Jones is part of an unprecedented union of groups trying to eliminate one of Charlotte’s most intractable problems: chronic homelessness. It’s a crazy, ambitious goal to do in any timeframe—only a handful of cities have come close to succeeding at it—and our city has tried to accomplish in just two years. The groups started in January 2015, targeting a completion date of the end of 2016, or the end of this month.  

What does it take to make progress against a problem as large and as obdurate as chronic homelessness? It takes a lot of work, forcing people to relearn what they think they know. It takes groups who are willing to come together—it turns out Charlotte has a lot of those groups. Local and federal government organizations, nonprofits, the police department, and the biggest corporations in town all signed on to help with this goal, through funding, coordinating, collaboration, publicizing, and more.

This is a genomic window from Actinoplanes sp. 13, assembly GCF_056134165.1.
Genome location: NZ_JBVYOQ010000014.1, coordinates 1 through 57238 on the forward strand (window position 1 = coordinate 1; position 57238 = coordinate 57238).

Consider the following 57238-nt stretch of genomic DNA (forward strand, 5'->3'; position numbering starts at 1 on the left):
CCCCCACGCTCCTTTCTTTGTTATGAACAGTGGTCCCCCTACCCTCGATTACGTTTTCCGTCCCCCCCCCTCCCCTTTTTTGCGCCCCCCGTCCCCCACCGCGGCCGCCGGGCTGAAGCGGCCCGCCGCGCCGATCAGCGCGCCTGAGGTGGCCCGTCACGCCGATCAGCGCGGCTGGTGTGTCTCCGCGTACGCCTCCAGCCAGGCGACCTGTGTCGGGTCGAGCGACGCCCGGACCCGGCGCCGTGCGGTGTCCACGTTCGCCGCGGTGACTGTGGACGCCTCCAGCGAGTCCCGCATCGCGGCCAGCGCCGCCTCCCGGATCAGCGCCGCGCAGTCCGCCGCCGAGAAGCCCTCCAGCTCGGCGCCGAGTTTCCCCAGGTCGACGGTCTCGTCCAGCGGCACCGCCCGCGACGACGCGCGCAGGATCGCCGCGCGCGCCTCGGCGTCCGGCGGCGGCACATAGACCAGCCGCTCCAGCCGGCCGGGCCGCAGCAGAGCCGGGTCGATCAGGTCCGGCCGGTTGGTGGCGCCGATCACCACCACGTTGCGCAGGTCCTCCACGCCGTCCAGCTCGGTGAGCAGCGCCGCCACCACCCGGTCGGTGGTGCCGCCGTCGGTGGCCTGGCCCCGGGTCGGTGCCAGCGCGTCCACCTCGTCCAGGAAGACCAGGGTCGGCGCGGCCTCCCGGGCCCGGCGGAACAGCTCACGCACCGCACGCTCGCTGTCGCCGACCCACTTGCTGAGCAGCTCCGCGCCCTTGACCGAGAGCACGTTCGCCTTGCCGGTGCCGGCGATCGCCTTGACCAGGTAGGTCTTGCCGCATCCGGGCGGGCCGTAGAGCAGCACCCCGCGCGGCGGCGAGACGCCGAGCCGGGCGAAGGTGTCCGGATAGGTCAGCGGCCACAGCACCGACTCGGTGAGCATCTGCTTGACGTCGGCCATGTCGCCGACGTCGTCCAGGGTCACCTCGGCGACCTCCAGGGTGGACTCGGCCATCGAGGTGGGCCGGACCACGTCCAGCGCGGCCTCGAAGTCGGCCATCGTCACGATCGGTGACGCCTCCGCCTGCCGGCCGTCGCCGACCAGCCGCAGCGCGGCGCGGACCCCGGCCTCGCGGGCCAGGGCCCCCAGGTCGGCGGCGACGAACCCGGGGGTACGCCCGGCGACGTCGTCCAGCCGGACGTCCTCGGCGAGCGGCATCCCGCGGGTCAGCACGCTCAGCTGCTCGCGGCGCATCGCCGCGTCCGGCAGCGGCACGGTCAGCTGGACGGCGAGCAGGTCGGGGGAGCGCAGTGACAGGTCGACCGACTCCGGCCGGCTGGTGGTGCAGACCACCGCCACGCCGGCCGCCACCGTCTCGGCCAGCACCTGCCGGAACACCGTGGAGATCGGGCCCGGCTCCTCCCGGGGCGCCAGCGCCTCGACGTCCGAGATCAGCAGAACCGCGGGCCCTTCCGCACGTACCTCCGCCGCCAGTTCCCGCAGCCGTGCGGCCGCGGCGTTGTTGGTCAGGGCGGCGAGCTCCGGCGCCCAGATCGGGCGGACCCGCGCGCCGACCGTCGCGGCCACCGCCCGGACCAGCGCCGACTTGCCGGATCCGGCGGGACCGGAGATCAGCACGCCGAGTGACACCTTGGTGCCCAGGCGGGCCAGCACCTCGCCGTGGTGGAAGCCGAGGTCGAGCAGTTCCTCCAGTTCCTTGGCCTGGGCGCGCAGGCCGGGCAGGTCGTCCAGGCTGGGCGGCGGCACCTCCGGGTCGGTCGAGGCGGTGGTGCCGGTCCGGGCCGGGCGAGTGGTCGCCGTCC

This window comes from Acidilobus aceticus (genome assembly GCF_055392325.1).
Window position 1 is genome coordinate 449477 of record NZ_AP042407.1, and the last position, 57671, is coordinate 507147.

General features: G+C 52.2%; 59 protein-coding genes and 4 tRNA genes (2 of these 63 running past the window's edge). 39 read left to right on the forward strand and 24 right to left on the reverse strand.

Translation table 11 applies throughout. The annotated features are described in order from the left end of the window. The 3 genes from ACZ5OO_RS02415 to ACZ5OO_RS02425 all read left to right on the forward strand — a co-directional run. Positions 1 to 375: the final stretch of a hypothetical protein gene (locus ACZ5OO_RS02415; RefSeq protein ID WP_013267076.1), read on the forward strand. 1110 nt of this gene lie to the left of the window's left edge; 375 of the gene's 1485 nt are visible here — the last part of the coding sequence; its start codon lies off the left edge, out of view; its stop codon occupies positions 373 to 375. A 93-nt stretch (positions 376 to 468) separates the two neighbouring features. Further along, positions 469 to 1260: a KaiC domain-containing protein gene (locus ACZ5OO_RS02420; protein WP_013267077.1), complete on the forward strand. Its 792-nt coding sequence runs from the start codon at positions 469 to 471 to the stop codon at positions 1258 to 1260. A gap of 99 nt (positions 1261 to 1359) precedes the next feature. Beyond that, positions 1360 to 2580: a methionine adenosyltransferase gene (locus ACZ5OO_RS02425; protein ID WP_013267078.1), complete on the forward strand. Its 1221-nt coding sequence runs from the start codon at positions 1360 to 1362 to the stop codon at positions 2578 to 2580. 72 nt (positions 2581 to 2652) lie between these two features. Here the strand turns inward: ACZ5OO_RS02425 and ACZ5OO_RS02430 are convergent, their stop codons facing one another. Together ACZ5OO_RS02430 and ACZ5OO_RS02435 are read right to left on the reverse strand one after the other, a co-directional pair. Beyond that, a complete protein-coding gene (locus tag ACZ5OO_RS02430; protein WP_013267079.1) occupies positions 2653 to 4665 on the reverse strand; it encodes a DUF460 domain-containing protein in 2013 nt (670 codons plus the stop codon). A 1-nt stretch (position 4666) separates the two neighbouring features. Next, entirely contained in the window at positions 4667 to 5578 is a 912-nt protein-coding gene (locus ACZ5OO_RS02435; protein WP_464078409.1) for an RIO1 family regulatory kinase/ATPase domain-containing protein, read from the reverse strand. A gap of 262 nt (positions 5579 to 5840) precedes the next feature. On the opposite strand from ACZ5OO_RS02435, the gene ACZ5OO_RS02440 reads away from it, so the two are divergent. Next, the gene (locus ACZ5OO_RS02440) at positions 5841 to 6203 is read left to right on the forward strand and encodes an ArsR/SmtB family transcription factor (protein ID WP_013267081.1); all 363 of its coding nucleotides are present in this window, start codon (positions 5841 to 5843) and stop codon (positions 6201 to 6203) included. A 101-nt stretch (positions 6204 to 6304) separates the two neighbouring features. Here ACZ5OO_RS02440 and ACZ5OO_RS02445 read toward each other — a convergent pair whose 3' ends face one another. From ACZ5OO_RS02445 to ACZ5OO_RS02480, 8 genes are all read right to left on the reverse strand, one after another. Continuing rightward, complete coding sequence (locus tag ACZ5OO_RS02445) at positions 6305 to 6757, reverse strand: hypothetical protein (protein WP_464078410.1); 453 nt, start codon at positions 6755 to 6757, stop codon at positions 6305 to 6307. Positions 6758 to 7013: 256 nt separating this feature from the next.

It also takes hundreds of volunteers and workers, the kind of people who will go out in the city before dawn on a cold winter morning, the kind who can’t fall asleep at night because they’re thinking about what more they can do tomorrow. It turns out Charlotte has a lot of people like that, too.

As Jones says, “The city will go how we go.” 


Hadarii Jones grew up in the Belmont neighborhood and saw economic disparity in Charlotte first hand. Now he oversees the Crisis Assistance Ministry’s furniture bank and Free Store.